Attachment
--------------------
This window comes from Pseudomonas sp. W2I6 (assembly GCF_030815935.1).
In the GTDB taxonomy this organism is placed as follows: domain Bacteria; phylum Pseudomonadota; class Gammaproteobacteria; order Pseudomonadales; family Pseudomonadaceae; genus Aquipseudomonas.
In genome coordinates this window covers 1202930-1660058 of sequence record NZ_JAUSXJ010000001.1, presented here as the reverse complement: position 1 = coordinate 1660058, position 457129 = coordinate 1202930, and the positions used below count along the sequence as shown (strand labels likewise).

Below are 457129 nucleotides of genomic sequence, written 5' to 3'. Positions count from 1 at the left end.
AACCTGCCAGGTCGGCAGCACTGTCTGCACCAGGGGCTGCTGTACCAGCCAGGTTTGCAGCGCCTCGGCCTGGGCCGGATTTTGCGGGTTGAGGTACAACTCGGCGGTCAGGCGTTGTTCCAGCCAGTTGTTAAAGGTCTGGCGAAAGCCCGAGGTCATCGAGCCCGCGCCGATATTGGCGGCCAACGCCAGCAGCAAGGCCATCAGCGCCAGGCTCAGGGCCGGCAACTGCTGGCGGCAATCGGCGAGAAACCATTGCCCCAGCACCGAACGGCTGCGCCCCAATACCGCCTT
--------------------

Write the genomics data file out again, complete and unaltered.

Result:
This window comes from Pseudomonas sp. W2I6 (assembly GCF_030815935.1).
In the GTDB taxonomy this organism is placed as follows: domain Bacteria; phylum Pseudomonadota; class Gammaproteobacteria; order Pseudomonadales; family Pseudomonadaceae; genus Aquipseudomonas.
In genome coordinates this window covers 1202930-1660058 of sequence record NZ_JAUSXJ010000001.1, presented here as the reverse complement: position 1 = coordinate 1660058, position 457129 = coordinate 1202930, and the positions used below count along the sequence as shown (strand labels likewise).

Below are 457129 nucleotides of genomic sequence, written 5' to 3'. Positions count from 1 at the left end.
AACCTGCCAGGTCGGCAGCACTGTCTGCACCAGGGGCTGCTGTACCAGCCAGGTTTGCAGCGCCTCGGCCTGGGCCGGATTTTGCGGGTTGAGGTACAACTCGGCGGTCAGGCGTTGTTCCAGCCAGTTGTTAAAGGTCTGGCGAAAGCCCGAGGTCATCGAGCCCGCGCCGATATTGGCGGCCAACGCCAGCAGCAAGGCCATCAGCGCCAGGCTCAGGGCCGGCAACTGCTGGCGGCAATCGGCGAGAAACCATTGCCCCAGCACCGAACGGCTGCGCCCCAATACCGCCTT